Kentucky Personal Injury Law
Statutes of Limitations: The amount of time you have to sue whoever caused your injury or damage.
- Personal Injury – 1 year
- Damage to Personal Property – 2 years
- Medical Malpractice – 1 year from when the injury was discovered, but not more than 5 years after the act that caused the injury
- Legal Malpractice – 1 year
- Other Professional Malpractice – 1 year
Where to Sue:
- Personal injury claims under $1,500 - Kentucky Small Claims Division (the Small Claims Division is a division of the Kentucky District Court)
- Personal injury claims between $1,500-$4,000 - Kentucky District Court
- Personal injury claims over $4,000 - Kentucky Circuit Court
How to Sue:
Small Claims Court:
- Forms: Kentucky Small Claims Complaint (Form AOC-175); Kentucky Small Claims Summons (Form AOC-180).
- Where to file: You can file your personal injury lawsuit in the Kentucky district where the defendant has his place of residence or does business.
- How to notify the defendant (service): A sheriff or constable can serve the defendant. Alternatively, the defendant can be served by certified or registered mail return receipt requested.
- Proving the defendant was notified: If a sheriff or constable serves the defendant, he must sign and make a return of service to the clerk of the Small Claims Division of the Kentucky District Court. The return receipt is sufficient proof of service of process if the defendant was served by certified mail.
- Attorneys: Kentucky Small Claims Courts permit plaintiffs to have legal representation.
- Appealing a small claim: The plaintiff or the defendant can appeal the decision of a Kentucky Small Claims Court within 10 days to the Circuit Court for a review of the law.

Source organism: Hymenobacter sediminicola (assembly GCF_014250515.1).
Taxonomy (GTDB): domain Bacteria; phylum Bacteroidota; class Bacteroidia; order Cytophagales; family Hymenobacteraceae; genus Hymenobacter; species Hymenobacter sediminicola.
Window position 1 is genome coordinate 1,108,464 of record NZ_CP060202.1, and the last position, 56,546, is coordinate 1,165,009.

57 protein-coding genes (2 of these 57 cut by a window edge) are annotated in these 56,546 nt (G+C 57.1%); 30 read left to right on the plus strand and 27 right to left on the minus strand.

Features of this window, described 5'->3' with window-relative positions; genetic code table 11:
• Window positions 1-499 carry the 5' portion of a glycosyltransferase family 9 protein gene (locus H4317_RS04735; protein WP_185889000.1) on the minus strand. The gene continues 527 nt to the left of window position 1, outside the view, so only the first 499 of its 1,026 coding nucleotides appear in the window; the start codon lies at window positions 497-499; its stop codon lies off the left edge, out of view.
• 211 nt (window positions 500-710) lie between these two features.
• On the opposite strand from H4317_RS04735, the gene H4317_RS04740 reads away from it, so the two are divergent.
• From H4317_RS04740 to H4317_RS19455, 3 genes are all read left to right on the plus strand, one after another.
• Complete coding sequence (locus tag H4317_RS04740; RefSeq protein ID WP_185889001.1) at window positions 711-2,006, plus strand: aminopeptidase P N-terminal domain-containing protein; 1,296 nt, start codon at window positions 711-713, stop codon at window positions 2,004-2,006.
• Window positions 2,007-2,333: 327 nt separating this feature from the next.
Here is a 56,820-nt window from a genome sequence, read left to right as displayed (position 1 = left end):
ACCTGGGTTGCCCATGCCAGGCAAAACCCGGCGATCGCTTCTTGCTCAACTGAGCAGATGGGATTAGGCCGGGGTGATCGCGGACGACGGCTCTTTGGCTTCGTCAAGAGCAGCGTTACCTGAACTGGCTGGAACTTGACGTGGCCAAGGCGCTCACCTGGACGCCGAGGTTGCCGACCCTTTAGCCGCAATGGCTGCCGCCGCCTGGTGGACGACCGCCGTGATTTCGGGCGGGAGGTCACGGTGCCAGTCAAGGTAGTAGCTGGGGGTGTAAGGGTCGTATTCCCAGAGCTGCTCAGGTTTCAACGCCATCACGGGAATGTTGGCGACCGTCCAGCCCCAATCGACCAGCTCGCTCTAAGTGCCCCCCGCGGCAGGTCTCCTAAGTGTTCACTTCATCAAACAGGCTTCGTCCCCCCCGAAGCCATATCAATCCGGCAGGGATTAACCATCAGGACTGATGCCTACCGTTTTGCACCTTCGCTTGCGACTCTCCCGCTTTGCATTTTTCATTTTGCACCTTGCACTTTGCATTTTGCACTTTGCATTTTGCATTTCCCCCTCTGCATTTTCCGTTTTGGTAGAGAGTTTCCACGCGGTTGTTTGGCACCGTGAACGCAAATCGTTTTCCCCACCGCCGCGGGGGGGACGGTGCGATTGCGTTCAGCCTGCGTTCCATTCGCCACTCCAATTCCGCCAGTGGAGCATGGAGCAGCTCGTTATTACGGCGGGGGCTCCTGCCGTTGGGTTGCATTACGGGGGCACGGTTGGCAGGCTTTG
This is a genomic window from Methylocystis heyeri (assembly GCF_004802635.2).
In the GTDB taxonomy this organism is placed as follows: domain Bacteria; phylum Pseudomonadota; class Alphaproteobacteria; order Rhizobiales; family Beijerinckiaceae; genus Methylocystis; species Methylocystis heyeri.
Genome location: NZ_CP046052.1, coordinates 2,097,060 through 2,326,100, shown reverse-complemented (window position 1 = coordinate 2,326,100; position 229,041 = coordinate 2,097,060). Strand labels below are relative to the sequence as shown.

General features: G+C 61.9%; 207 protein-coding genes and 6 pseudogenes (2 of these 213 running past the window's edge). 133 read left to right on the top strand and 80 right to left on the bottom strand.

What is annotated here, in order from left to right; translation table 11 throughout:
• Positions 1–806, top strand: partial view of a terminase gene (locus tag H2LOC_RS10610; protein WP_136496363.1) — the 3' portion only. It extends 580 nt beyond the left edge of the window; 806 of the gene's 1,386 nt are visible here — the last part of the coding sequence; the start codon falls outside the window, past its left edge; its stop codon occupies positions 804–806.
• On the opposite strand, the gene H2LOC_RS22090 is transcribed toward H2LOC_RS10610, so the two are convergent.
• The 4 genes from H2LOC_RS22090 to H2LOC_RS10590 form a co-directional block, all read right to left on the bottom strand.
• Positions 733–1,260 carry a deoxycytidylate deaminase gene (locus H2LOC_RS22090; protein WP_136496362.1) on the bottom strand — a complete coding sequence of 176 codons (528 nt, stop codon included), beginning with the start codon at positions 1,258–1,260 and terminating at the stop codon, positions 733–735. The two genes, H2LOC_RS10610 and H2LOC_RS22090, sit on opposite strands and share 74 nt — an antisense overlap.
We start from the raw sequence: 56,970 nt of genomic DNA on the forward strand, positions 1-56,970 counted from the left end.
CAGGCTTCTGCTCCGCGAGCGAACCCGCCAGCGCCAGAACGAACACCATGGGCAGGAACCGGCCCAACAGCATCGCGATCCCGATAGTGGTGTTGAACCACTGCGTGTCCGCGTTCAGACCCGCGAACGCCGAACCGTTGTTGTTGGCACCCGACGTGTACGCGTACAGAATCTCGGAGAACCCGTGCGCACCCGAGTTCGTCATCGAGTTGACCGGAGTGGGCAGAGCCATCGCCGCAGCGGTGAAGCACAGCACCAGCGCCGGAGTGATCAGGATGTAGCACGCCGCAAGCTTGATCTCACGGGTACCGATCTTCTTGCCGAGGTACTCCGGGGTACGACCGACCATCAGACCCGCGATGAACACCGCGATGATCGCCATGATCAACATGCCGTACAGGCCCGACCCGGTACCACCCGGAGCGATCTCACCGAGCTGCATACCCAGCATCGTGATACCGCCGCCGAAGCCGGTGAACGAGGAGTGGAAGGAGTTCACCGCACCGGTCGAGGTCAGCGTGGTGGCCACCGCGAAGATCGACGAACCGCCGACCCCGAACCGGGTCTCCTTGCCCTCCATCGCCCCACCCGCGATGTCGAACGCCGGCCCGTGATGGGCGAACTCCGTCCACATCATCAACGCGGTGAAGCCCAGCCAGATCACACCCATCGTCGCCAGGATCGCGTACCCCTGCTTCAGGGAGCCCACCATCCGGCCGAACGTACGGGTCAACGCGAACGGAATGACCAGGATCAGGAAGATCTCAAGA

Kentucky District Court: When filing your personal injury case in Kentucky District Court, you should seek help from a Kentucky personal injury attorney, as the process can be complex. You must be able to understand the rules of the Kentucky court system and ensure that mistakes are not made in the filing process that can lead to negative consequences for you.
- Forms: Kentucky Civil Summons (Form AOC-105); Complaint.
- How to File: File the Kentucky Civil Summons and Complaint with the clerk of the Kentucky District Court. The clerk will tell you how much to pay for the filing fee, and will stamp the Kentucky Civil Summons and Complaint before they are served on the defendant.
- How to Notify the Defendant: A sheriff or constable can serve the defendant with the Kentucky Civil Summons and Complaint by handing the papers to him. Complete a certificate or affidavit of service and give the completed form to the clerk of the Kentucky District Court or produce the return receipt if you mailed the Kentucky Civil Summons and Complaint by certified mail.
What to Do if You Are Being Sued:
- Time to respond to a Summons in Kentucky: 20 days.
- Lawsuits against you can be intimidating. The good news is that they can be more easily managed with the help of an attorney. Before contacting an attorney, notify your insurance company if the plaintiff's injury resulted from an incident at your residence or business. Your insurance company may supply you a lawyer who specializes in cases such as yours.
What to Do if a Judgment Was Entered Against You: In Kentucky, if you do not reply to a summons and complaint within 20 days, the court may enter a judgment against you, and find in the plaintiff's favor. The result of such a finding is that you must pay what the plaintiff pled for in his complaint. You can move to set aside a default judgment in Kentucky, but filing such a motion can be tricky, and obtaining legal counsel is advised.
- Time to Set Aside a Judgment in Kentucky:
- A Kentucky District Court can set aside a judgment for newly discovered evidence, mistake, surprise, fraud, or excusable neglect within a reasonable time, but not more than a year after the judgment was taken
- A Kentucky District Court can set aside a default judgment for clerical errors at its own initiative at any time
Ways to Collect Your Judgment:
- If you succeed in winning your Kentucky personal injury lawsuit and the debtor refuses to pay, you must first locate the debtor's assets. Then, you must ask the court for a Writ of Execution against the debtor's personal and real property, and a Writ of Garnishment against the debtor's wages and bank accounts. Debt collection attorneys specialize in this process and contacting a Kentucky debt collection lawyer can help you to receive your money more swiftly.